I suspect that one reason the flipped classroom is rapidly becoming popular is that two major events are making it increasingly difficult to continue the didactic info-dump approach to education. First, the virtually infinite access to information provided by the Internet changes both how much information is available and provides an obvious example of how most people prefer to learn.
Experiments like Sugatra Mitra’s ‘Hole in the Wall’ demonstrate that people are perfectly capable of constructing their own knowledge – and that they are happy to be active learners, choosing to consume even very complex information out of an instinctive appreciation for learning. The second reason is because new technologies now make it possible to create great online content so quickly and inexpensively that anyone can make online content in about the same amount of time it takes to ‘say it in class.’
Understanding the flipped classroom
Jon Bergmann recently published an excellent summary of 10 questions he recommends that people ask before they flip their classroom.
Bergmann notes that while resolving the technology questions is important, the most important thing is to consider how you will use the extra time that you create. The advantage of flipping the classroom after all comes from the time gained to work more directly with the students. Hearing students discuss ideas, solve problems and collaborate on a given topic can give the teacher significant insight into how well each student is mastering material, and can ensure that all of the students master the material more completely.
Bergmann also highlights the importance of communicating. Communicating with parents, administrators, students and colleagues – both what you expect from yourself and from the other parties involved. I suspect that this sage advice is rooted in helping others to understand the rationale.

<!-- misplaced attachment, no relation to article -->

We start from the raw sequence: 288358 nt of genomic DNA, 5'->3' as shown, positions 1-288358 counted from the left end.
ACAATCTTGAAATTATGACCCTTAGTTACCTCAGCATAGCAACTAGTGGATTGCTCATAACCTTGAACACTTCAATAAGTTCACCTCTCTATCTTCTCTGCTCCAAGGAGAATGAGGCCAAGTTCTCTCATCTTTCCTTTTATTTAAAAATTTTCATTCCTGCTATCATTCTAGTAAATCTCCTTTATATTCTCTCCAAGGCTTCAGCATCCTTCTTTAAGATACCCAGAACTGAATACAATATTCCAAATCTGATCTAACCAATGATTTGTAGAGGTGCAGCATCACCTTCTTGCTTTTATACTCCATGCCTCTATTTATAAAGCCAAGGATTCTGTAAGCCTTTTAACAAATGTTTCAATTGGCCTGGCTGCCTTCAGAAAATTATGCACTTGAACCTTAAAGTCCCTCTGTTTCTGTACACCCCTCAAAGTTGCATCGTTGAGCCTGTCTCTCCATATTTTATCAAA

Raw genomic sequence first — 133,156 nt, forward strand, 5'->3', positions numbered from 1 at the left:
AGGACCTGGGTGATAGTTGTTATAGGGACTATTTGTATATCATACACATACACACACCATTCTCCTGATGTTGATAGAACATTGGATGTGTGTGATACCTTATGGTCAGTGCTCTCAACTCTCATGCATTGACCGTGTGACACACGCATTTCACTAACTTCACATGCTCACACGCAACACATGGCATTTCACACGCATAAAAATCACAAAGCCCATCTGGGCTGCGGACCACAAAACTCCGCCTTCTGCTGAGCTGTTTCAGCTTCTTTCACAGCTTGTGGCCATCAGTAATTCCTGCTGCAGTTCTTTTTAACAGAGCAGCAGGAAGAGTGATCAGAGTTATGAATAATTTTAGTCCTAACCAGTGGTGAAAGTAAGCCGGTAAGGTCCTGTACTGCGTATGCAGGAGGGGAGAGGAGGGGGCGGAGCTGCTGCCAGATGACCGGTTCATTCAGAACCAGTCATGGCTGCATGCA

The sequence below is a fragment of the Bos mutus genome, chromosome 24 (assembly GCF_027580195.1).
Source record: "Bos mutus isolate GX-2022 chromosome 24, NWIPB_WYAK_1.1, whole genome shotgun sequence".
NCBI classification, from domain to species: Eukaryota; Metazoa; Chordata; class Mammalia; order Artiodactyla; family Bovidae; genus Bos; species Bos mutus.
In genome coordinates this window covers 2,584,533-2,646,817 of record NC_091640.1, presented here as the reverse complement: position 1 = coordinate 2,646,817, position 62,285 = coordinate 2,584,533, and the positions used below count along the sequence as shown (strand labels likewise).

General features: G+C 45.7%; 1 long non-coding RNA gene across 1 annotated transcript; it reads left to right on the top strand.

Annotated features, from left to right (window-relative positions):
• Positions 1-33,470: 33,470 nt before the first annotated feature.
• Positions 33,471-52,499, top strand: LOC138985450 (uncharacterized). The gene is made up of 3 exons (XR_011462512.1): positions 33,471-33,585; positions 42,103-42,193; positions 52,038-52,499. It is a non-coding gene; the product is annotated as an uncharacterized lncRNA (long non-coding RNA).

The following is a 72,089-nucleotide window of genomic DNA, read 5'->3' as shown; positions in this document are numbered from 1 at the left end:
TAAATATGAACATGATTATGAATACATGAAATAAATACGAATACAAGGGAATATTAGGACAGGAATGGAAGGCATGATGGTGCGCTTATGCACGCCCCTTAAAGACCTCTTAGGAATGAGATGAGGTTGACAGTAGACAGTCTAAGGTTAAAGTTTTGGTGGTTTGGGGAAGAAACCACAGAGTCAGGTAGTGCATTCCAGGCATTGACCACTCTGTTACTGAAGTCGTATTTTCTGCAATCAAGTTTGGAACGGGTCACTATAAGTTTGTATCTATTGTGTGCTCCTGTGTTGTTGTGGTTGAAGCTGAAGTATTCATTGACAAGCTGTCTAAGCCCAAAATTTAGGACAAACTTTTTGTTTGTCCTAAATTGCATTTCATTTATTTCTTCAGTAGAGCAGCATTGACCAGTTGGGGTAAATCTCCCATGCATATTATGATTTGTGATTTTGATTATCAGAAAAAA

On a related note, Jon Bergmann will be doing an eSeminar about Flipping the Classroom on at 10:00 AM US Pacific time on Thursday, September 12, 2013 entitled “Ten Questions You Should Ask Before Flipping Your Classroom.” Adobe is proud to sponsor Mr. Bergmann’s online session as part of our effort to contribute to the online learning community. You can register to participate in the free session here: http://www.adobe.com/cfusion/event/index.cfm?event=detail&id=2286678&loc=en_us
Of course the technology is also a key factor in creating flipped classrooms. Both –what technology you will use to create content, and what you expect of that content. For example, do you want to be able to instantly create videos? Do you want to be able to show both live videos and capture elements from your computer screen? Do you want to be able to integrate quizzes or use other solutions to know that your learners; a.) Watched the online content and b.) Understood the online content?